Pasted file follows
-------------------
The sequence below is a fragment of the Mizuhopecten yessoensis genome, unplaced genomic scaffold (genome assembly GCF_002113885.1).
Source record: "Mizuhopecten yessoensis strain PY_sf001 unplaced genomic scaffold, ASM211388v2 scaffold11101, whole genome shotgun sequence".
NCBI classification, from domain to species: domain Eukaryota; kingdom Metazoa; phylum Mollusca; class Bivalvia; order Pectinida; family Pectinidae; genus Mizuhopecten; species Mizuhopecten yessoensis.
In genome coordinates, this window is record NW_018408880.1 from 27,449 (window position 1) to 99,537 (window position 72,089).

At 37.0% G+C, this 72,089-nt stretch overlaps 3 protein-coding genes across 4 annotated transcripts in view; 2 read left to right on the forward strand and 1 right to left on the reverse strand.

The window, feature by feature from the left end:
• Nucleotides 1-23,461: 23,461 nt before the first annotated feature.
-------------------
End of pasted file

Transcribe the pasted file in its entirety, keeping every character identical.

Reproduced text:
The sequence below is a fragment of the Mizuhopecten yessoensis genome, unplaced genomic scaffold (genome assembly GCF_002113885.1).
Source record: "Mizuhopecten yessoensis strain PY_sf001 unplaced genomic scaffold, ASM211388v2 scaffold11101, whole genome shotgun sequence".
NCBI classification, from domain to species: domain Eukaryota; kingdom Metazoa; phylum Mollusca; class Bivalvia; order Pectinida; family Pectinidae; genus Mizuhopecten; species Mizuhopecten yessoensis.
In genome coordinates, this window is record NW_018408880.1 from 27,449 (window position 1) to 99,537 (window position 72,089).

At 37.0% G+C, this 72,089-nt stretch overlaps 3 protein-coding genes across 4 annotated transcripts in view; 2 read left to right on the forward strand and 1 right to left on the reverse strand.

The window, feature by feature from the left end:
• Nucleotides 1-23,461: 23,461 nt before the first annotated feature.